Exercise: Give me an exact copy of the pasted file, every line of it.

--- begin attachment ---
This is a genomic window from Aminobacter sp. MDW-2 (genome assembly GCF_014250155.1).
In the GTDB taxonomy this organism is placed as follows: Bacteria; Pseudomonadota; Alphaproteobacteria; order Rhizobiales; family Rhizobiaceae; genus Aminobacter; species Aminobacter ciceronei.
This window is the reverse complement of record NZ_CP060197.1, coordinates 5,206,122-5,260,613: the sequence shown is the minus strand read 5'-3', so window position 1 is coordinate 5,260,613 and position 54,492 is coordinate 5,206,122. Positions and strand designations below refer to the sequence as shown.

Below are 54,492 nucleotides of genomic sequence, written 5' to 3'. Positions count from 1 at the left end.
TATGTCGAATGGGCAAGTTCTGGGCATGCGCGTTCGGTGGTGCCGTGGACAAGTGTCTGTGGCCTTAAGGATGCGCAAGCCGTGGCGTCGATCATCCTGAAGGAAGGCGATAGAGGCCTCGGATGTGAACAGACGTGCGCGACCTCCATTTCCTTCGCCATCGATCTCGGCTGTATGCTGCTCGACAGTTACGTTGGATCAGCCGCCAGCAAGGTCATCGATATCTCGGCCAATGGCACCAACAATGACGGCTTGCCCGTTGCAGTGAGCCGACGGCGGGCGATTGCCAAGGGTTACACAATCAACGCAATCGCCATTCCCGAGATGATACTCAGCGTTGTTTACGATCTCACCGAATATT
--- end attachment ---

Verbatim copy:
This is a genomic window from Aminobacter sp. MDW-2 (genome assembly GCF_014250155.1).
In the GTDB taxonomy this organism is placed as follows: Bacteria; Pseudomonadota; Alphaproteobacteria; order Rhizobiales; family Rhizobiaceae; genus Aminobacter; species Aminobacter ciceronei.
This window is the reverse complement of record NZ_CP060197.1, coordinates 5,206,122-5,260,613: the sequence shown is the minus strand read 5'-3', so window position 1 is coordinate 5,260,613 and position 54,492 is coordinate 5,206,122. Positions and strand designations below refer to the sequence as shown.

Below are 54,492 nucleotides of genomic sequence, written 5' to 3'. Positions count from 1 at the left end.
TATGTCGAATGGGCAAGTTCTGGGCATGCGCGTTCGGTGGTGCCGTGGACAAGTGTCTGTGGCCTTAAGGATGCGCAAGCCGTGGCGTCGATCATCCTGAAGGAAGGCGATAGAGGCCTCGGATGTGAACAGACGTGCGCGACCTCCATTTCCTTCGCCATCGATCTCGGCTGTATGCTGCTCGACAGTTACGTTGGATCAGCCGCCAGCAAGGTCATCGATATCTCGGCCAATGGCACCAACAATGACGGCTTGCCCGTTGCAGTGAGCCGACGGCGGGCGATTGCCAAGGGTTACACAATCAACGCAATCGCCATTCCCGAGATGATACTCAGCGTTGTTTACGATCTCACCGAATATT